CUDAHY/RACINE -- Law enforcement agencies in Wisconsin are implementing a new tool aimed at helping victims of domestic violence who are at a high risk of being killed.
Cudahy Police Chief Tom Poellot was instrumental in implementing the "Lethality Assessment Program" back in 2014 for all Milwaukee County law enforcement agencies. Thanks to its success, starting Wednesday, February 1st, agencies in other counties are launching the program to help in their communities as well.
When responding to domestic violence calls, Racine police officers are now equipped with special training to help them identify whether a victim is at a high risk of being killed by their abuser.
"It allows the officer to assess the situation on some criteria other than just their gut feeling," Sgt. Steve Herold said.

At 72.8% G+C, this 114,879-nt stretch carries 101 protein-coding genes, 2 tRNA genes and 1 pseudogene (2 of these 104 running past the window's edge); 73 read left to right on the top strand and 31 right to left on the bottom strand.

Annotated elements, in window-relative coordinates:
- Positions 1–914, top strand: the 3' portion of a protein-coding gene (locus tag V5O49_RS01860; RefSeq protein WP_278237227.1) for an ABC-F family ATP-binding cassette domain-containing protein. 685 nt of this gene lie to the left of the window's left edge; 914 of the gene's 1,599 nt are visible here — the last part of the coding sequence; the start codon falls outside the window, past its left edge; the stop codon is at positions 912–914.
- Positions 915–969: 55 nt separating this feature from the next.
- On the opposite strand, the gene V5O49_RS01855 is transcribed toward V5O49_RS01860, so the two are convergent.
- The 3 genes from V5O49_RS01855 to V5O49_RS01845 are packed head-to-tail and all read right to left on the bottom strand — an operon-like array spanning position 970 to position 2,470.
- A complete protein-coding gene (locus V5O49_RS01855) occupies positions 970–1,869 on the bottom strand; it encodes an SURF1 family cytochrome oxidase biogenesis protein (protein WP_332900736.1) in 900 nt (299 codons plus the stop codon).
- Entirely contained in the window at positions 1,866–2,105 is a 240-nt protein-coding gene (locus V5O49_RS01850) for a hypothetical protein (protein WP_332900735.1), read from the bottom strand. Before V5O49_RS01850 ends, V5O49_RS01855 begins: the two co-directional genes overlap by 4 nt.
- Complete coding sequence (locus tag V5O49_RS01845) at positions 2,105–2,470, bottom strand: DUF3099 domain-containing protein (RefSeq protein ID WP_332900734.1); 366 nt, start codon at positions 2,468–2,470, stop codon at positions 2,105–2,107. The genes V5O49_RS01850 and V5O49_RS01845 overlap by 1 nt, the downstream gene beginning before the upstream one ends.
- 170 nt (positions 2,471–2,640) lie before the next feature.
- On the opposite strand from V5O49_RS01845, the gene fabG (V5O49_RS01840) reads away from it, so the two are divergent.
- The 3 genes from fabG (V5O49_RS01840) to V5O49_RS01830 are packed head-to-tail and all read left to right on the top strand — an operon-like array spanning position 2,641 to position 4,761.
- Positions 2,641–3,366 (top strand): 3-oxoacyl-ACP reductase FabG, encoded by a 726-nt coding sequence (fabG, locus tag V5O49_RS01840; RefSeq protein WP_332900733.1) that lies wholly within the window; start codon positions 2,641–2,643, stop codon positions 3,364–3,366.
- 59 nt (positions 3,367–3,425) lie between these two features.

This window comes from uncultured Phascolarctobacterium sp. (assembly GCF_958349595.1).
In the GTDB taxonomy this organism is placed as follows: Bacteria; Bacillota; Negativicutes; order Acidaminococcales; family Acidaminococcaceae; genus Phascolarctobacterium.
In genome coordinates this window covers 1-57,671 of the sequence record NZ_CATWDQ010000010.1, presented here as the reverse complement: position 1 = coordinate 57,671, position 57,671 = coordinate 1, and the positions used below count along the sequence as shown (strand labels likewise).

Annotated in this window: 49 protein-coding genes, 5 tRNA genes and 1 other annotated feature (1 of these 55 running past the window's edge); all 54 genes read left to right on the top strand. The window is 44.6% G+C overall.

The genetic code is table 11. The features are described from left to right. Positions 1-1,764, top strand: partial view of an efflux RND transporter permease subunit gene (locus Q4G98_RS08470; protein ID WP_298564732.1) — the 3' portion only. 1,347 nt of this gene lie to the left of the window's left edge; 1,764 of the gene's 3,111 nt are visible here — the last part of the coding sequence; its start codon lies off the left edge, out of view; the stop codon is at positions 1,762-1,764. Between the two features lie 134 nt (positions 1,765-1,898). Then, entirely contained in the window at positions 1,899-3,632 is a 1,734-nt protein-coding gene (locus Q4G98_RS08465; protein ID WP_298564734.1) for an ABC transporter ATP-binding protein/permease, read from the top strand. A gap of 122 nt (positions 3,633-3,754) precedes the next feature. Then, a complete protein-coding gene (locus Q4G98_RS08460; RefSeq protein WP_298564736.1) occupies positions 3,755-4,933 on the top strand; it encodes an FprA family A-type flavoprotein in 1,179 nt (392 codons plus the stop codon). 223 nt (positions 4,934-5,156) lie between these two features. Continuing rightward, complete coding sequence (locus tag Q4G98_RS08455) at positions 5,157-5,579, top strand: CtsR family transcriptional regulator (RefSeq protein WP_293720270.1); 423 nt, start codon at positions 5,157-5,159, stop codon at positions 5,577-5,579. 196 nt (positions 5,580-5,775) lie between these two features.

The "Lethality Assessment Program" is a screening mechanism. If victims answer "yes" to a certain number of specific questions, they're considered high risk, and officers must immediately call a domestic violence victims' advocate for further assistance.
The program was first launched in Milwaukee County in December of 2014.
"Domestic violence work is homicide prevention work," Chief Poellot said.
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"When we look at domestic violence homicides after the fact, we see all the warning signs. We see that the situation developed into something that became very tragic. The goal of the LAP is to identify these situations in advance of the homicide, and prevent that homicide from occurring," Chief Poellot said.
In all, there are 54 law enforcement agencies across Wisconsin now utilizing this program, and all new police recruits must take a class on the topic.